Grabbe joins Astrobotic’s team
Google Lunar X PRIZE contestant Astrobotic, at one time considered by many to be the frontrunner in the effort to land the first commercial rover on the surface of the Moon (they have since dropped out of the contest), has tapped Kit Grabbe to serve as the organization’s Principal Systems Engineer.
Over the course of the past 9 months, Astrobotic has tapped four aerospace experts, with Grabbe serving as the technical lead on the Peregrine Lunar Lander system.
“Kit brings a wealth of spacecraft systems engineering experience to Astrobotic. His technical achievements are equally matched by his leadership skills. This hire solidifies the core of our Mission Engineering team and brings us one step closer to our goal of developing a sustainable lunar payload delivery service,” said Sharad Bhaskaran, Mission Director of Astrobotic.
Given Grabbe’s experience in terms of guidance, navigation, and control (GN&C), system architecture and design, integration, and verification, he is considered to be a good fit for a company trying to land a rover on the Moon.
“American achievements began as a space race, but we have enjoyed the return on that investment many times over in the areas of science, economy, technology, as well as national defense, contributing to greater peace across the planet. I am eager to continue that legacy by making our lunar delivery service a reality!” Grabbe said via a release issued by the company.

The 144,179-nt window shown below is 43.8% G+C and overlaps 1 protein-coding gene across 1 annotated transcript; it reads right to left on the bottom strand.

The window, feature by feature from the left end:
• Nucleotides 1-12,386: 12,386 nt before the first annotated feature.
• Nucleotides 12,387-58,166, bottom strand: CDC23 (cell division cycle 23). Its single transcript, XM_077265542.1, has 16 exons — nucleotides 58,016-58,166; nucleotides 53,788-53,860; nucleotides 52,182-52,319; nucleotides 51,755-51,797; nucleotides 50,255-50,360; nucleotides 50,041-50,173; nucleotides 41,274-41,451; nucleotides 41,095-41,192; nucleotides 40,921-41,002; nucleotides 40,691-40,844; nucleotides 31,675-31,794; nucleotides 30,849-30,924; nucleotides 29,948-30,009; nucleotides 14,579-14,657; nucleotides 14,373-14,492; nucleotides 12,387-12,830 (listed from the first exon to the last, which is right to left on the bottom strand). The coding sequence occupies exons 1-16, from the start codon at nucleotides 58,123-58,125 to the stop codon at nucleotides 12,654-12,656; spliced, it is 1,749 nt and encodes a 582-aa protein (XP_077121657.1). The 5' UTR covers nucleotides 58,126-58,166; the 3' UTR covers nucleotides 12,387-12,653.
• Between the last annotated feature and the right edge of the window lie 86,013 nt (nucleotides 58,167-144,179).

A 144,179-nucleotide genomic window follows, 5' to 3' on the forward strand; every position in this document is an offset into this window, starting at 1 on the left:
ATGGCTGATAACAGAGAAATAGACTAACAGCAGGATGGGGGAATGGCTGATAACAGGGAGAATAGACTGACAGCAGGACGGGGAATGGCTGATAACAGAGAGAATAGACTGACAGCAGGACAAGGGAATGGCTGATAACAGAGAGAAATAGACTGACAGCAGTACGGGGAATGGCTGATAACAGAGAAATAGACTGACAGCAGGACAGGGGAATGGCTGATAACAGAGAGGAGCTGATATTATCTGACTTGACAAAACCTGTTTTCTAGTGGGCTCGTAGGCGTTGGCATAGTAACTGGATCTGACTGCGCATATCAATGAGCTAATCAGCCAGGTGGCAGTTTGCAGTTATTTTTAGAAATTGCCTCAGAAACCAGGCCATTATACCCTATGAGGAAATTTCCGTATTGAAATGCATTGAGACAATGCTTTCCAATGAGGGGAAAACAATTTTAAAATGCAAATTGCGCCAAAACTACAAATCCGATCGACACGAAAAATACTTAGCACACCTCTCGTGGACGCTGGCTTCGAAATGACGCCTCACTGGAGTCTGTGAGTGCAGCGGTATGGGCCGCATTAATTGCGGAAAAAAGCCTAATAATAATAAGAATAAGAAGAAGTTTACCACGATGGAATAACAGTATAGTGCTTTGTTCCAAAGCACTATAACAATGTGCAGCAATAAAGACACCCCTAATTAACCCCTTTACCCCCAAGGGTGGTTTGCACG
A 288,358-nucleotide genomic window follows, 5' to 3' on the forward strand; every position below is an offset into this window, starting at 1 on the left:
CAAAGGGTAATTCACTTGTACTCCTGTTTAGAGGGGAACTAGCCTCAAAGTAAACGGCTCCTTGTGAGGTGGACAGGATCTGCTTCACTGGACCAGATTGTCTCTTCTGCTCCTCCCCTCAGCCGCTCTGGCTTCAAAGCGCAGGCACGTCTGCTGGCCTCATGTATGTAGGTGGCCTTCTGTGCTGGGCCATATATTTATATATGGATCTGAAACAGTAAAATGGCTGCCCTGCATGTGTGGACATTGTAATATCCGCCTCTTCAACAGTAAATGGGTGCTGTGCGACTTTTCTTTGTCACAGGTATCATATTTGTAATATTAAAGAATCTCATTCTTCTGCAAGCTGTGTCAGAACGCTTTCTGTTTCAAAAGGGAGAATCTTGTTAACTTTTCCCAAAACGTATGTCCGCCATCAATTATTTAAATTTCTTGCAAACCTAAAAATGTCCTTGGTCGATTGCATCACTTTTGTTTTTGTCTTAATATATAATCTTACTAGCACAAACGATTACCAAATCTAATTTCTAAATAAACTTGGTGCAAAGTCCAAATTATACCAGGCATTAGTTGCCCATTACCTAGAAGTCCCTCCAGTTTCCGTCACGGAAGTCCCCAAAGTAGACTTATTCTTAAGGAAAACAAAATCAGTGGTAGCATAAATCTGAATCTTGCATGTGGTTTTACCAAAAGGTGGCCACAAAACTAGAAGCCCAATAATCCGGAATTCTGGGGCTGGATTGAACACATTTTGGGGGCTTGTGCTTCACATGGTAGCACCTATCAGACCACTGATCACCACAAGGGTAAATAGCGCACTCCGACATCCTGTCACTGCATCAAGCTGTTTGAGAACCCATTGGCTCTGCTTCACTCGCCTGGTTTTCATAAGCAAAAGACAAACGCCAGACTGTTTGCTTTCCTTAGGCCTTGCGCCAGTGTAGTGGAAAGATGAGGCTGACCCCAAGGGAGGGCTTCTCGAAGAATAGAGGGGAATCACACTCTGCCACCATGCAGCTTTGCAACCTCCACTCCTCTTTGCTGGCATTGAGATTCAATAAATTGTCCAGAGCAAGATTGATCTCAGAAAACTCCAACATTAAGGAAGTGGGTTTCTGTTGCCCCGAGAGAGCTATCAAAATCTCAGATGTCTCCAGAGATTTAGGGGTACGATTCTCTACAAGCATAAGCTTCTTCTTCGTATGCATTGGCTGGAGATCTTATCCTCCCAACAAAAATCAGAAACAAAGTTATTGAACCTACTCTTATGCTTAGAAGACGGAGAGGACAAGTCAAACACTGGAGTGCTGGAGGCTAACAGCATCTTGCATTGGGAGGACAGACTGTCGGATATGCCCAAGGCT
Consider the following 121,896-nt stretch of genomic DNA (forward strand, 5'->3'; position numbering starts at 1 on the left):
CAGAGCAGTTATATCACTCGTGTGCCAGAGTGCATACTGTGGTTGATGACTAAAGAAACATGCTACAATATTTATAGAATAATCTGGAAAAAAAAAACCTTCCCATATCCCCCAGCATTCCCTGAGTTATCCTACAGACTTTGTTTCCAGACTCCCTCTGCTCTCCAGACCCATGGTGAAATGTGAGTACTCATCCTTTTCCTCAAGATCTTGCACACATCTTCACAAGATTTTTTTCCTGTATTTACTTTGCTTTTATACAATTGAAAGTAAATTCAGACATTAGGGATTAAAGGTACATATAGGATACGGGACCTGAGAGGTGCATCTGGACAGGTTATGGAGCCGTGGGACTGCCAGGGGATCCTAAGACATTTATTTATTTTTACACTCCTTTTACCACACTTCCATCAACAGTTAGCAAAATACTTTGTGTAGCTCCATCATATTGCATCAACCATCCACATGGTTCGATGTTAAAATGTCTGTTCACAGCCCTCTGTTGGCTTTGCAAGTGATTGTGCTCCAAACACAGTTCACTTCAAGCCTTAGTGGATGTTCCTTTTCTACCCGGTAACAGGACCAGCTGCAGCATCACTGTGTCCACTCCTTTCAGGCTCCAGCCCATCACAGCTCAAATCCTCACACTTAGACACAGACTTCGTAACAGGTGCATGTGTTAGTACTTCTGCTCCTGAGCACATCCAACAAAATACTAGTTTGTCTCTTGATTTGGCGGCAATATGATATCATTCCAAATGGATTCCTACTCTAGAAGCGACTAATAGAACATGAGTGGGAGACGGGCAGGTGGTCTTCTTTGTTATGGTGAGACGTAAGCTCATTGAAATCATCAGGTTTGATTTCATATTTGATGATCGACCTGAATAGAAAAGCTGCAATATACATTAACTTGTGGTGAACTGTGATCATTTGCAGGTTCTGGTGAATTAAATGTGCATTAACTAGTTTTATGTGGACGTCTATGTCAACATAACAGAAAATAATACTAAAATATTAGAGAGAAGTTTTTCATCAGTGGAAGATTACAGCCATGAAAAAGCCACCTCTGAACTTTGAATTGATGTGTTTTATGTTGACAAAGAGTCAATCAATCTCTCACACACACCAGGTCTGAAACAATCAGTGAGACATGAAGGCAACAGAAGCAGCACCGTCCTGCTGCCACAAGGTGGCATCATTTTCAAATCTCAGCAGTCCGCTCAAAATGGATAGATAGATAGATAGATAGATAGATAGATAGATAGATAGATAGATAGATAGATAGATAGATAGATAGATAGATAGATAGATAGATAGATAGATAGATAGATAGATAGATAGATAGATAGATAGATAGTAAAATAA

Grabbe has more than 24 years’ worth of experience in the aerospace industry, having worked for NASA, the Department of Defense (DoD), the intelligence community, as well as commercial companies. The missions he has contributed to include GRAIL, Mars Odyssey, Mars Reconnaissance Orbiter, MAVEN, and NASA’s new crew-rated spacecraft – Orion.
Grabbe has also helped Northrop Grumman in the development of a bus architecture for a 6U CubeSat, an EELV Secondary Payload Adapter class spacecraft mission. He has also worked for Lockheed Martin Space Systems where he worked on the GN&C requirements for Orion’s Launch Abort System.
Jason Rhian spent several years honing his skills with internships at NASA, the National Space Society and other organizations. He has provided content for outlets such as: Aviation Week & Space Technology, Space.com, The Mars Society and Universe Today.